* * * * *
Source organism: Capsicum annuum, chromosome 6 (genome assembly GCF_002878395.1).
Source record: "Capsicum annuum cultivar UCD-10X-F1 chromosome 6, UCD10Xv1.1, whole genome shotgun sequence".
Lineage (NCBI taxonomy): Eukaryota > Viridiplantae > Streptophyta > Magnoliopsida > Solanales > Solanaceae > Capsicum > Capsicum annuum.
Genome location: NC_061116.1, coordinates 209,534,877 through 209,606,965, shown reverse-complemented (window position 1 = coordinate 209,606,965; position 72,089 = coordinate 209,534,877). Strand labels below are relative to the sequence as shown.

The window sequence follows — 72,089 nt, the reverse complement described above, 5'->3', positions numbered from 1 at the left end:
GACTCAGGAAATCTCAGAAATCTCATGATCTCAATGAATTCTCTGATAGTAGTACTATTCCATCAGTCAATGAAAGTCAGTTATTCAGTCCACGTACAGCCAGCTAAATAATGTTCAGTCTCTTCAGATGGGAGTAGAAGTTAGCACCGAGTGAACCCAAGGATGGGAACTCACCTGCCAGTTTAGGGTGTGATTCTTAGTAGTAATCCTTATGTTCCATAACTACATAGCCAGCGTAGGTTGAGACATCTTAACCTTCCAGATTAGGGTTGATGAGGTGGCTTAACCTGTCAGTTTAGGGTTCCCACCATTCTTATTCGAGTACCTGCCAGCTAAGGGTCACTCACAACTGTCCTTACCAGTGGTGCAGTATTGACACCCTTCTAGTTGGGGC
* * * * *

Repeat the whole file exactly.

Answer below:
Source organism: Capsicum annuum, chromosome 6 (genome assembly GCF_002878395.1).
Source record: "Capsicum annuum cultivar UCD-10X-F1 chromosome 6, UCD10Xv1.1, whole genome shotgun sequence".
Lineage (NCBI taxonomy): Eukaryota > Viridiplantae > Streptophyta > Magnoliopsida > Solanales > Solanaceae > Capsicum > Capsicum annuum.
Genome location: NC_061116.1, coordinates 209,534,877 through 209,606,965, shown reverse-complemented (window position 1 = coordinate 209,606,965; position 72,089 = coordinate 209,534,877). Strand labels below are relative to the sequence as shown.

The window sequence follows — 72,089 nt, the reverse complement described above, 5'->3', positions numbered from 1 at the left end:
GACTCAGGAAATCTCAGAAATCTCATGATCTCAATGAATTCTCTGATAGTAGTACTATTCCATCAGTCAATGAAAGTCAGTTATTCAGTCCACGTACAGCCAGCTAAATAATGTTCAGTCTCTTCAGATGGGAGTAGAAGTTAGCACCGAGTGAACCCAAGGATGGGAACTCACCTGCCAGTTTAGGGTGTGATTCTTAGTAGTAATCCTTATGTTCCATAACTACATAGCCAGCGTAGGTTGAGACATCTTAACCTTCCAGATTAGGGTTGATGAGGTGGCTTAACCTGTCAGTTTAGGGTTCCCACCATTCTTATTCGAGTACCTGCCAGCTAAGGGTCACTCACAACTGTCCTTACCAGTGGTGCAGTATTGACACCCTTCTAGTTGGGGC